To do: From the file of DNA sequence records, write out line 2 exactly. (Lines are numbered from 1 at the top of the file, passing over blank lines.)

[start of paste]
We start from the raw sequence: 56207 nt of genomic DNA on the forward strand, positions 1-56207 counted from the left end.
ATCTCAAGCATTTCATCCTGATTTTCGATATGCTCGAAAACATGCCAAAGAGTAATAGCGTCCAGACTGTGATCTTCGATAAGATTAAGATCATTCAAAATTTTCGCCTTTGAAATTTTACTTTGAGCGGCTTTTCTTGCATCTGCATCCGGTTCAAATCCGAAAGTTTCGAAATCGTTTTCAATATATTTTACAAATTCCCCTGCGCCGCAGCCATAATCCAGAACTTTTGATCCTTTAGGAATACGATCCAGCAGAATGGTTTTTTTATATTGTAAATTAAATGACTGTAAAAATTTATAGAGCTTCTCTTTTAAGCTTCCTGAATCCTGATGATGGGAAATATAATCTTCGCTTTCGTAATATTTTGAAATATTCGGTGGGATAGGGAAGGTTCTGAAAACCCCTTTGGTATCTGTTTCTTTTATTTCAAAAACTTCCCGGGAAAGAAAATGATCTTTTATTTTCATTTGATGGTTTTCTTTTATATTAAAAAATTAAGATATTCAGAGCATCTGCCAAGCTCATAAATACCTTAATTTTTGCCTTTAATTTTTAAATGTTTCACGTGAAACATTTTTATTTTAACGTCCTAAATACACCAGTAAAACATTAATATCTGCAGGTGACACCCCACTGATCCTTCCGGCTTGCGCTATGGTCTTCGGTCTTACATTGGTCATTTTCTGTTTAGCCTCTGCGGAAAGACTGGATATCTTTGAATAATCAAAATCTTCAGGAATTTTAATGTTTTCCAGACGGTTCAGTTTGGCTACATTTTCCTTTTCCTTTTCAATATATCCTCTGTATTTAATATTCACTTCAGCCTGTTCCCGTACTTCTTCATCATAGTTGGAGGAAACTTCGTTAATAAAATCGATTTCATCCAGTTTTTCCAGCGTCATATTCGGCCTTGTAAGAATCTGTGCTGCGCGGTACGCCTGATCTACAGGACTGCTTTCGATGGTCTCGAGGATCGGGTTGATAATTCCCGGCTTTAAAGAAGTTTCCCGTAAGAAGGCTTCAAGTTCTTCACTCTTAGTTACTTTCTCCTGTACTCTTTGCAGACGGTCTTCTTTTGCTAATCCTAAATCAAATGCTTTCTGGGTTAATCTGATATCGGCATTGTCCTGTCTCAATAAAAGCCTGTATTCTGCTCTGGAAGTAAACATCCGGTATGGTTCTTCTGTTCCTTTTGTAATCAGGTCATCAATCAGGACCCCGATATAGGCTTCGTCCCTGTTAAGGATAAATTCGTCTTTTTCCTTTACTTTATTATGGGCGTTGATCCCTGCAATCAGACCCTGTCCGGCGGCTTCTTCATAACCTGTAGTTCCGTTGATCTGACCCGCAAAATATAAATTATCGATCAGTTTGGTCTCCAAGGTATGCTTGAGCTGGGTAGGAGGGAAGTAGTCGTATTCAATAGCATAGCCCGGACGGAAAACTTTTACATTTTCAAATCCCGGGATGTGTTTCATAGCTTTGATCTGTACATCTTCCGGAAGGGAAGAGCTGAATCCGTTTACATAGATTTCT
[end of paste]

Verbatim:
ATCTCAAGCATTTCATCCTGATTTTCGATATGCTCGAAAACATGCCAAAGAGTAATAGCGTCCAGACTGTGATCTTCGATAAGATTAAGATCATTCAAAATTTTCGCCTTTGAAATTTTACTTTGAGCGGCTTTTCTTGCATCTGCATCCGGTTCAAATCCGAAAGTTTCGAAATCGTTTTCAATATATTTTACAAATTCCCCTGCGCCGCAGCCATAATCCAGAACTTTTGATCCTTTAGGAATACGATCCAGCAGAATGGTTTTTTTATATTGTAAATTAAATGACTGTAAAAATTTATAGAGCTTCTCTTTTAAGCTTCCTGAATCCTGATGATGGGAAATATAATCTTCGCTTTCGTAATATTTTGAAATATTCGGTGGGATAGGGAAGGTTCTGAAAACCCCTTTGGTATCTGTTTCTTTTATTTCAAAAACTTCCCGGGAAAGAAAATGATCTTTTATTTTCATTTGATGGTTTTCTTTTATATTAAAAAATTAAGATATTCAGAGCATCTGCCAAGCTCATAAATACCTTAATTTTTGCCTTTAATTTTTAAATGTTTCACGTGAAACATTTTTATTTTAACGTCCTAAATACACCAGTAAAACATTAATATCTGCAGGTGACACCCCACTGATCCTTCCGGCTTGCGCTATGGTCTTCGGTCTTACATTGGTCATTTTCTGTTTAGCCTCTGCGGAAAGACTGGATATCTTTGAATAATCAAAATCTTCAGGAATTTTAATGTTTTCCAGACGGTTCAGTTTGGCTACATTTTCCTTTTCCTTTTCAATATATCCTCTGTATTTAATATTCACTTCAGCCTGTTCCCGTACTTCTTCATCATAGTTGGAGGAAACTTCGTTAATAAAATCGATTTCATCCAGTTTTTCCAGCGTCATATTCGGCCTTGTAAGAATCTGTGCTGCGCGGTACGCCTGATCTACAGGACTGCTTTCGATGGTCTCGAGGATCGGGTTGATAATTCCCGGCTTTAAAGAAGTTTCCCGTAAGAAGGCTTCAAGTTCTTCACTCTTAGTTACTTTCTCCTGTACTCTTTGCAGACGGTCTTCTTTTGCTAATCCTAAATCAAATGCTTTCTGGGTTAATCTGATATCGGCATTGTCCTGTCTCAATAAAAGCCTGTATTCTGCTCTGGAAGTAAACATCCGGTATGGTTCTTCTGTTCCTTTTGTAATCAGGTCATCAATCAGGACCCCGATATAGGCTTCGTCCCTGTTAAGGATAAATTCGTCTTTTTCCTTTACTTTATTATGGGCGTTGATCCCTGCAATCAGACCCTGTCCGGCGGCTTCTTCATAACCTGTAGTTCCGTTGATCTGACCCGCAAAATATAAATTATCGATCAGTTTGGTCTCCAAGGTATGCTTGAGCTGGGTAGGAGGGAAGTAGTCGTATTCAATAGCATAGCCCGGACGGAAAACTTTTACATTTTCAAATCCCGGGATGTGTTTCATAGCTTTGATCTGTACATCTTCCGGAAGGGAAGAGCTGAATCCGTTTACATAGATTTCT